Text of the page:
Historical affiliations

Early Middle Ages

The earliest signs of settlement in the region come from a 10th century community of warlords springing up around the modern Opera House. The findings include a graveyard where various pagan and Christian graves were found, many of the pagan graves having offerings similar to those of the pagan Hungarian warlords.

The settlements were at that time in the area of the Duchy of Glad and later the Duchy of Achtum, two duchies which were fiefs to the Bulgarian Empire. The settlement eventually shrunk and the graveyard was abandoned.

Kingdom of Hungary

The Hungarian kings began reenforcing their hold on the Banat, where lawlessness was quite prevalent due to the regional capitol being confined to Czanad, the region's bishopric and seat of Gerard of Czanad. Thus, the Castrum Temesiensis, translated into English to Fortress on the Temesch (which is an ironic name, considering the fortress sat on the river Bega, not the Temesch) became the Hungarian Temesvár. It was sacked by the Mongols in 1241, but was swiftly rebuilt afterwards by King Béla IV of Hungary.

In 1315, King Charles I of Hungary moved his court to Temesvár due to several nobles not accepting his rule and conquest. He built a castle near the fortress, over which was built today's Hunyadi Castle, the seat of the princely family. From his seat at Temesvár, he conquered Hungary and then finally moved the capitol away 8 years later to the more centrally located Visegrad. During this phase, a church dedicated to the popular Neapolitan saint Eligius suggests the presence of Neapolitans in the town. The city also became the seat of a bishopric, with Csánad

The city was settled by various traders and peasants, including Ragusans and Bulgarians. They became guest settlers who integrated as burghers of the newly-made city. Thus began the multicultural history of Temeschburg. Later, a Johannes Olaah was mentioned as a burgher, whose name suggests a Romanian origin, thus showing that the city started growing multiculturally.

The city began being at the forefront of the struggle against the Ottoman Turks in the 14th to 16th centuries. Crusaders had rallied their troops there before the Battle of Nicopolis in 1393. John Hunyadi, regent of Hungary, rebuilt the fortress at Temesvár stronger than ever and built the modern-day Huniade Castle in the mid-15th century and the city had faced four sieges by the Turks successfully: in 1462, 1476, 1491 and in 1522. Pál Kinizsi, the Ban of Severin, Captain-General of the Lower Parts of Hungary and later Count of Temes, was at the forefront of those battle in the late 15th century.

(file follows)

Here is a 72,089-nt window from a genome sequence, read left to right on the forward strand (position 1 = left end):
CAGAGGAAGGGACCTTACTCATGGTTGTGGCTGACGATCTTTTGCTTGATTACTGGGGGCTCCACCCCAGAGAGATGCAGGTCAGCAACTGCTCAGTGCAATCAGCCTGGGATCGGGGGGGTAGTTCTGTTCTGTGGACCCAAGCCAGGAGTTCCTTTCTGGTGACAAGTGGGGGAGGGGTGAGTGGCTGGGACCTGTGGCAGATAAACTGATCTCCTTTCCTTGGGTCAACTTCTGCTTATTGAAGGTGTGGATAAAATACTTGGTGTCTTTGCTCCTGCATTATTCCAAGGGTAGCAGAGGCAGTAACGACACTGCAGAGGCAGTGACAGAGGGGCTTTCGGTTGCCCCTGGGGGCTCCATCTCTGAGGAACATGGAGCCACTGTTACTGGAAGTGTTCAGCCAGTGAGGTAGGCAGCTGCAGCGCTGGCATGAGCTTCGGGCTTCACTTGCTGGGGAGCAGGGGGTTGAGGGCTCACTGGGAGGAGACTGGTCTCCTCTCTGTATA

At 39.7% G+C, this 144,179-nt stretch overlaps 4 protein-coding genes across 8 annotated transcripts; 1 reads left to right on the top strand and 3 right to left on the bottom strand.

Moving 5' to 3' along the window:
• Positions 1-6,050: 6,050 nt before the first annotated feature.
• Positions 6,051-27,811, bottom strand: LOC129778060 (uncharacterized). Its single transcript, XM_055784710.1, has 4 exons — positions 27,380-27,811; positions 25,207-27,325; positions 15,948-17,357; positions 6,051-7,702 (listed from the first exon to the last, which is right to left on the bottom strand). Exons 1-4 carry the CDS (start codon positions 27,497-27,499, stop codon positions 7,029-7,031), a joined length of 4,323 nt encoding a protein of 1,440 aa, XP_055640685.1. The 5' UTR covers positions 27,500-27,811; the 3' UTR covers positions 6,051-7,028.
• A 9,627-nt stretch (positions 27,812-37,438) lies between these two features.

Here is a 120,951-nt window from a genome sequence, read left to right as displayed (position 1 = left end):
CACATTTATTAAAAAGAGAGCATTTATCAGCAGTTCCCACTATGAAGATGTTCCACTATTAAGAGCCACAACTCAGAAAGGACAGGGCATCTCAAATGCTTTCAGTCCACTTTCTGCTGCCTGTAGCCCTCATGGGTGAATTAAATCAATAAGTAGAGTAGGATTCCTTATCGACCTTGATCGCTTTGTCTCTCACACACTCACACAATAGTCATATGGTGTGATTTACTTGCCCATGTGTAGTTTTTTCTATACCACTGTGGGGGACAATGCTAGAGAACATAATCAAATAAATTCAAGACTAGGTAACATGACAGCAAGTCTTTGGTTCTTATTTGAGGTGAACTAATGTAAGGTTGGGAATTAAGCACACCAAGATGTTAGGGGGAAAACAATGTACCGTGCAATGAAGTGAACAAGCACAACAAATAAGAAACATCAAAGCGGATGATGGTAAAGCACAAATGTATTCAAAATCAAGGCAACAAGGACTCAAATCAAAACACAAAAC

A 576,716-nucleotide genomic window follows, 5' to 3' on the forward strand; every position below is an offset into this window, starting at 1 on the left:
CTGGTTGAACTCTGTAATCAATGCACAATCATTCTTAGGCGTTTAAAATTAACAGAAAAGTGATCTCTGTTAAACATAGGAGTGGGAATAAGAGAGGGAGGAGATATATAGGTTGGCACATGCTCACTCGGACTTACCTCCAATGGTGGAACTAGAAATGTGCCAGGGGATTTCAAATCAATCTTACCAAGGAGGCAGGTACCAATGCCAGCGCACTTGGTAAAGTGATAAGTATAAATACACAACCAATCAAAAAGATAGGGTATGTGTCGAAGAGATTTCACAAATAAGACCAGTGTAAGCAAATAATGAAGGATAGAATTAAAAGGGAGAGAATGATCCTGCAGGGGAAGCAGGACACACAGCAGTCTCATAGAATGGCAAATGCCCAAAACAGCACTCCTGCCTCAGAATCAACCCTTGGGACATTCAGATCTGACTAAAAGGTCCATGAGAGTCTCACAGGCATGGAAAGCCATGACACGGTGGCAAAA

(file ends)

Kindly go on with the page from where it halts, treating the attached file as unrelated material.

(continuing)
The fortress was also at the center of the fights of the Hunyadi and Szilágyi families, which almost brought Hungary to a civil war, and Temesvár was the seat of power of Hunyadi power, as John Hunyadi gained the Castle he built for his family. The fight broke out between the two Counts of Temes Mihály Szilágyi and Ladislaus Hunyadi after the death of Ladislaus' father. The most memorable episode of the family feud was Ladislaus Posthumus, King of Hungary, promising on the Bible during Mass in the city to forgive the Hunyadi family for killing Mihály after he conspired to kill Ladislaus Hunyadi. Afterwards, Ladislaus and his brother Matthias (later Hungarian king Matthias Corvinus) travelled to Buda, and both were promptly arrested. Ladislaus Hunyadi was executed with no trial or hearing and Matthias imprisoned in various Hungarian castles. Later, the Szilágyi family, remainder Hunyadi forces and the Szent-Miklosy family made Matthias king.

The city entered the annals once again as the largest peasant revolt in Hungarian history was crushed outside the walls of Temesvár in 1514 by an alliance between John Zápolya and István Báthory. The peasant revolt broke out after abuses by the nobility and the straining of resources due to a crusade against the Ottomans, so the crusader troops turned murderers and raiders, attacking the nobility. The leader of the rebellion, György Dózsa, was tortured and killed in the city, along with 70,000 other prisoners. Dózsa was seated in a smoulering iron chair, crowned with a hot iron crown and forced to hold a still red iron sceptre and named the 'peasant king', while also being tortured by being forced to 'play court', in which 8 other rebels, including his brother, were forced to eat Dózsa's flesh and then were cut down. György Dózsa died during this ordeal.